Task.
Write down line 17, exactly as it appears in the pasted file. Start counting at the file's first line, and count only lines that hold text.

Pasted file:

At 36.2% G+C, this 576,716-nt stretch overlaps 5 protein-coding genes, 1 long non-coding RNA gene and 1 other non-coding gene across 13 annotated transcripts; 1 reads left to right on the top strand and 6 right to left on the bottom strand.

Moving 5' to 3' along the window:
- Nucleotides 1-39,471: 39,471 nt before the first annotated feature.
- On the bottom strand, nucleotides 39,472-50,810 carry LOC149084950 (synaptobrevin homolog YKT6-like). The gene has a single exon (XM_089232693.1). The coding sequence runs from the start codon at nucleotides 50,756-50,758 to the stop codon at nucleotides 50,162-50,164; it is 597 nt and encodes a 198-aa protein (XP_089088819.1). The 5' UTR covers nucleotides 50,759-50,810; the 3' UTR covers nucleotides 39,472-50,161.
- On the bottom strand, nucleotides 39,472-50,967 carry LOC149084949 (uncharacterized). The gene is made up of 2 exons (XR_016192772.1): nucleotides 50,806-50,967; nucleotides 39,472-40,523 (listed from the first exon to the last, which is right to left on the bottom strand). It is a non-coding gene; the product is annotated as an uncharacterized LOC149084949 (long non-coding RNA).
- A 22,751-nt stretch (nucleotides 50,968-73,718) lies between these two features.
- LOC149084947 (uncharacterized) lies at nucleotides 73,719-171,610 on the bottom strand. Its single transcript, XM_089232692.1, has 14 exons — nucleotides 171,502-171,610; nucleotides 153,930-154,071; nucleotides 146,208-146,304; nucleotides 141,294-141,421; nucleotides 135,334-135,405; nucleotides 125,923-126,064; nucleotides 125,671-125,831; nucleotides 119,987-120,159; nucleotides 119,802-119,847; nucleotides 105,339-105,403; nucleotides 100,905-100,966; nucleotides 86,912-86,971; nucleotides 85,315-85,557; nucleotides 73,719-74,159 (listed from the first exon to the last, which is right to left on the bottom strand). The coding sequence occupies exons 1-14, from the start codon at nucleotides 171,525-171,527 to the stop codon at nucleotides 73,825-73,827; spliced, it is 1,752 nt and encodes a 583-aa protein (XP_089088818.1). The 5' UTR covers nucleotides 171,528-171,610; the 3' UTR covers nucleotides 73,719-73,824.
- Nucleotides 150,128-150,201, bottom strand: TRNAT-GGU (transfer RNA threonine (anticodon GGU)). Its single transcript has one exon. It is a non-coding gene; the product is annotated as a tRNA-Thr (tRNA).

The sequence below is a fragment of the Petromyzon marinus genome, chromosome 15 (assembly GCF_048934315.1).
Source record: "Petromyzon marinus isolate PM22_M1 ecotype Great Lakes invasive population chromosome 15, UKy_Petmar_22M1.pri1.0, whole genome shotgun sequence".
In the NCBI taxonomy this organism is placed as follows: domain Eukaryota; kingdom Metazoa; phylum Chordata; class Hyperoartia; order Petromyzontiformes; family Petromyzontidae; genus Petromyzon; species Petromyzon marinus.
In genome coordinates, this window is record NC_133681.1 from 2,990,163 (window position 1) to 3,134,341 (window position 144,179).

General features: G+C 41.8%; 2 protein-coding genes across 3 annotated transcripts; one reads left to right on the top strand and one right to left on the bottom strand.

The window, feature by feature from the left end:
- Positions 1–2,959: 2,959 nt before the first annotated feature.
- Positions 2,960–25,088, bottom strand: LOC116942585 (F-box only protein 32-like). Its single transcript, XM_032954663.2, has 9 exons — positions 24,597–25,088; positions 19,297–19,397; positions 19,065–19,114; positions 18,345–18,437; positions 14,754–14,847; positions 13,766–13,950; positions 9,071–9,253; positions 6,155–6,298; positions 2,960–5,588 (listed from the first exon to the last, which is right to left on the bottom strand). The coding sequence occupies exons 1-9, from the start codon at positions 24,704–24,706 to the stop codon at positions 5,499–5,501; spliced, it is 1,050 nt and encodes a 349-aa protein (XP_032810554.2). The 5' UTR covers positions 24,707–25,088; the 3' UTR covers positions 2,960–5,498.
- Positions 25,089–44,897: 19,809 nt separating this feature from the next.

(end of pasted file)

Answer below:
- Positions 25,089–44,897: 19,809 nt separating this feature from the next.